All offices in the Christian Church take origin from the Lord Jesus. Himself is the Author and embodiment of them all; He is the Apostle of our profession; He is an Evangelist, preaching peace to them that are afar off, and to them that are nigh; He is the great Pastor or Shepherd of the sheep – the Bishop of souls; and He is the Deacon, or servant, who came not to be ministered to, but to minister. All offices in the Church are embodied in the person of Christ.
The Apostles were the only office bearers chosen during the lifetime of the Lord. They held their appointments immediately from Himself. They were called to the work of the ministry by His voice, and they received their commission at His hands. Simon and Andrew were casting their nets into the Lake of Galilee, as Jesus walked upon the beach, but at His call they left their nets to follow Him through the world. The sons of Zebedee heard His voice, and forthwith they forgot both father and mother in their ambition to become fishers of men. When Christ said, Follow me, Levi forsook the receipt of custom, and was a publican no more. The personal call of the Lord Jesus was then, and is still, the first and best of all authority to hold office in the Church of God. Let a man only satisfy us that he holds his appointment directly from the Lord, as the Apostles did, and we require no more to induce us to submit to him.
But after the Lord had ascended to heaven, the personal call, except in case of Paul, who was one born out of due time, was not the passport of any man either to the ministry or apostleship. Men were no more put into office by the living voice of the Lord Jesus. The departure of the Master, and the vacancy left in the list of Apostles by the death of Judas, gave opportunity for bringing into operation a new principle. The first chapter of the Acts of the Apostles brings the whole case before us. Let us specially examine the passage – Acts 1:13-26 – that we may have full possession of the facts.
It appears that, in the interval between the Ascension and the Day of Pentecost, the disciples met for prayer and supplication in an upper room of the city of Jerusalem. The mother and brethren of Jesus were present, as were also the eleven Apostles. Taken together, they numbered one hundred and twenty in all. Peter rose and addressed the company. He reminded them of the vacancy in the apostleship. Judas, who betrayed the Master, was dead, and the office that he forfeited by his transgression must be conferred upon another. He states the necessary qualifications of him who was to be the successor of Judas: he must be one who had intercourse with the eleven from the commencement of Christ’s ministry to the close. He states the duties of the new apostle: he was to be with the others a witness of Christ’s resurrection. Such was the case that Peter put before the men and brethren, met together in that upper room of Jerusalem.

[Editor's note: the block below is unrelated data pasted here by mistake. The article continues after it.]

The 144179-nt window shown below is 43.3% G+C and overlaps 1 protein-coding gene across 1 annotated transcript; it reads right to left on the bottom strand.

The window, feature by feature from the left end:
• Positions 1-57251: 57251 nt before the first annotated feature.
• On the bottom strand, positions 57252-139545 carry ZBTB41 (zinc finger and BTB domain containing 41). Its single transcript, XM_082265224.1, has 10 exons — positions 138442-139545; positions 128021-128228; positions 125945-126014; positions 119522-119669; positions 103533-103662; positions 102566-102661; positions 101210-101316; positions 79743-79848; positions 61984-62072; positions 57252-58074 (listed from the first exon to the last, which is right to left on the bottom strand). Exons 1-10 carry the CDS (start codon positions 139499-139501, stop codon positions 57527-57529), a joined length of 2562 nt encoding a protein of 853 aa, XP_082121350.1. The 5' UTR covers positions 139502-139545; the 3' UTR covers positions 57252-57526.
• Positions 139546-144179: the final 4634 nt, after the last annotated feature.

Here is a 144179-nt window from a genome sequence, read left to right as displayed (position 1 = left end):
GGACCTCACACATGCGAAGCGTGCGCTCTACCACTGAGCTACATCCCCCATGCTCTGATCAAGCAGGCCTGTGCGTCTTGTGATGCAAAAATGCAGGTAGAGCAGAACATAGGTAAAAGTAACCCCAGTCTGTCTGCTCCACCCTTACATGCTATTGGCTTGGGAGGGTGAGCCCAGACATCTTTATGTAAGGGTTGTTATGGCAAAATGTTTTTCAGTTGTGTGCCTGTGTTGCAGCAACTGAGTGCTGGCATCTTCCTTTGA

We then read in verse 23 – “They appointed two, Joseph called Barsabas, who was surnamed Justus, and Matthias.” In consequence of this double choice, it became necessary to decide which should be regarded as the true apostle; which, after prayer, was done by casting lots. But let it be particularly observed that, while Peter explained the necessary qualifications, and the peculiar duties of the office, the appointment of the person did not rest with Peter, but with the men and brethren to whom the address of Peter was directed. Farther, it is not to be forgotten that the office to which Matthias succeeded is, in the 20th verse, termed a bishoprick, and how it is said in the 25th verse, he had “to take part of this ministry and apostleship.” The men and brethren, at the instigation of Peter, exercised the right of appointing a man to a bishopric – that is, to the office of a bishop, and to take part in the ministry. In the Apostolic Church, the people appointed Matthias to be a minister – a bishop – an apostle.